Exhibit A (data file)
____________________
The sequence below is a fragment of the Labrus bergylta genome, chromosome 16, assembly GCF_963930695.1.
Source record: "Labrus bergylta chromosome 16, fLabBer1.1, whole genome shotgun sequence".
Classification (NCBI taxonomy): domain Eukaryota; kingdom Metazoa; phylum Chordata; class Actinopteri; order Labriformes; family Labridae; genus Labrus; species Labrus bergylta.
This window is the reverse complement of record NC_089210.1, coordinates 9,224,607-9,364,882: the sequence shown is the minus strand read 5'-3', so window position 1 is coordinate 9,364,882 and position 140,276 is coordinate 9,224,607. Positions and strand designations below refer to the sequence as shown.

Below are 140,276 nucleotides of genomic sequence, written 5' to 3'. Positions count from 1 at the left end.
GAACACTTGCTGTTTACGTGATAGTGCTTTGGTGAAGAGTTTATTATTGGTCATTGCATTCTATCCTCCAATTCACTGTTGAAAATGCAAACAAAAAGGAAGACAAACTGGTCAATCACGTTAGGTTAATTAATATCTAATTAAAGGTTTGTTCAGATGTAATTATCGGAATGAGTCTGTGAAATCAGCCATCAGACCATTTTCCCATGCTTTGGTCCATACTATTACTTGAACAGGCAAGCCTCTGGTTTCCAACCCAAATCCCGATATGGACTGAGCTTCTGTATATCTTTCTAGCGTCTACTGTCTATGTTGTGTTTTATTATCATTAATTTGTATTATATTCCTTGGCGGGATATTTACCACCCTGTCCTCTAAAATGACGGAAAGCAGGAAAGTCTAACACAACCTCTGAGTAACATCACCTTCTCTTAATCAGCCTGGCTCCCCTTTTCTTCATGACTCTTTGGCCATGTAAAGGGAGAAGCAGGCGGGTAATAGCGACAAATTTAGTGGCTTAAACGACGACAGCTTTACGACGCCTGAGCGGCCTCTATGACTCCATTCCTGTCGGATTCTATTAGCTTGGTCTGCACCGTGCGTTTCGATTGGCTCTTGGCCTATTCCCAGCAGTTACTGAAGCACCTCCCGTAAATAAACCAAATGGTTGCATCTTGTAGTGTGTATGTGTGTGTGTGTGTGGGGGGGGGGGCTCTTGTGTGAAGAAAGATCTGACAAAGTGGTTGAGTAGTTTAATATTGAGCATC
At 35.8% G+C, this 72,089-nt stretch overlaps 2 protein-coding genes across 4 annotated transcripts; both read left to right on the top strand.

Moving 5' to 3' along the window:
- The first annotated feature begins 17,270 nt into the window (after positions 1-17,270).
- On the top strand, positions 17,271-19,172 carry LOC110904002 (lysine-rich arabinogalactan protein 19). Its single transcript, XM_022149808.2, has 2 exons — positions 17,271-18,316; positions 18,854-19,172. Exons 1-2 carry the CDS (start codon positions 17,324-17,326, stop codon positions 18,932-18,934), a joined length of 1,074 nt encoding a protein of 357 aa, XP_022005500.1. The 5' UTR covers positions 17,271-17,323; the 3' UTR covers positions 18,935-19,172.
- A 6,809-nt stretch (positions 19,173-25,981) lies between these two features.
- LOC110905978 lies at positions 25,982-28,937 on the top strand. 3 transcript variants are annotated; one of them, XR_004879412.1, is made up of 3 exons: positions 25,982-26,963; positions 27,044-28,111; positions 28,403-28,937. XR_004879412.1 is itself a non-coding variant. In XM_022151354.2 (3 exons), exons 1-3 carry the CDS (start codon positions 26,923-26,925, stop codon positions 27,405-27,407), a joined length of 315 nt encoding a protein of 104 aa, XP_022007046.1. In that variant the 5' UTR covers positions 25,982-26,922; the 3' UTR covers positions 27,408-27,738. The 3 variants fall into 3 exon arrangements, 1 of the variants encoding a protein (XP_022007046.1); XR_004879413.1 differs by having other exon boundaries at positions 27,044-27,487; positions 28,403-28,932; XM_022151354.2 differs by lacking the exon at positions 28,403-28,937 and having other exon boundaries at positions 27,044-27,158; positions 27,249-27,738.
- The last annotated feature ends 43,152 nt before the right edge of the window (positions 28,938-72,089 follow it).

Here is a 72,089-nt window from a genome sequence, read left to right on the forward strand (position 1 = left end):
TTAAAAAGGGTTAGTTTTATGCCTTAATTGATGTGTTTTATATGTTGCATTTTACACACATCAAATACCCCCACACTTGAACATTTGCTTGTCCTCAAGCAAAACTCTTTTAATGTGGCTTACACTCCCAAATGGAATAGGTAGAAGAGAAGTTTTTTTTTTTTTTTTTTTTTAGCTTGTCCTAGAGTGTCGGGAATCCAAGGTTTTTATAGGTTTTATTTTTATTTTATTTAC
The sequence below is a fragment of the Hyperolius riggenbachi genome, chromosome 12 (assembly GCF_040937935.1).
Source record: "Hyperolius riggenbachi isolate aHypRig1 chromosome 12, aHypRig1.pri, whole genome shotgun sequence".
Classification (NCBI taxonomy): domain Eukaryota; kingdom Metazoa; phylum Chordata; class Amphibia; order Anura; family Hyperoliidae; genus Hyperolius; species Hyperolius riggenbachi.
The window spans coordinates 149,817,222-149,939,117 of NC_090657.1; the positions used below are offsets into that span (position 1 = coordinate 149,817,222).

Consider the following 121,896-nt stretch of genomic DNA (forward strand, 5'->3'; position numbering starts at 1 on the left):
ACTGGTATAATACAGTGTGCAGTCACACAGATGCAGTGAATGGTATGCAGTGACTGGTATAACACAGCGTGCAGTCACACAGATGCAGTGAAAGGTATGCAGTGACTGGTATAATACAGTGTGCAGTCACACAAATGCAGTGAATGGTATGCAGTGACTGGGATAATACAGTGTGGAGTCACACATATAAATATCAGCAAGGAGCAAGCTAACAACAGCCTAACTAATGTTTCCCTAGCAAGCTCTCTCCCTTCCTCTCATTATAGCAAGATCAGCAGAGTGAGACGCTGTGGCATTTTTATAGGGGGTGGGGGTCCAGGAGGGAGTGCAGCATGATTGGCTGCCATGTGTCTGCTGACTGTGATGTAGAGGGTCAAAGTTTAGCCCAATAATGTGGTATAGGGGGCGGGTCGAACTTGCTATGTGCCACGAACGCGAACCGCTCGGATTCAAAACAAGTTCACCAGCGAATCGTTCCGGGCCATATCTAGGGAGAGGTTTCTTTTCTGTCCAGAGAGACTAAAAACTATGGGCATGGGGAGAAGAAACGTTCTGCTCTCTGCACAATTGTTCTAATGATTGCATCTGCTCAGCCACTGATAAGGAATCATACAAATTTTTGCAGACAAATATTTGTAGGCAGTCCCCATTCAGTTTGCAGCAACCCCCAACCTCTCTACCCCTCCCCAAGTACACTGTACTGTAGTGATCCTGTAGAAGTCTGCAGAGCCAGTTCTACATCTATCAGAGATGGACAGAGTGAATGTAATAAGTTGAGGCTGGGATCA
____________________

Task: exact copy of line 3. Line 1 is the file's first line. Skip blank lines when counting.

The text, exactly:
Classification (NCBI taxonomy): domain Eukaryota; kingdom Metazoa; phylum Chordata; class Actinopteri; order Labriformes; family Labridae; genus Labrus; species Labrus bergylta.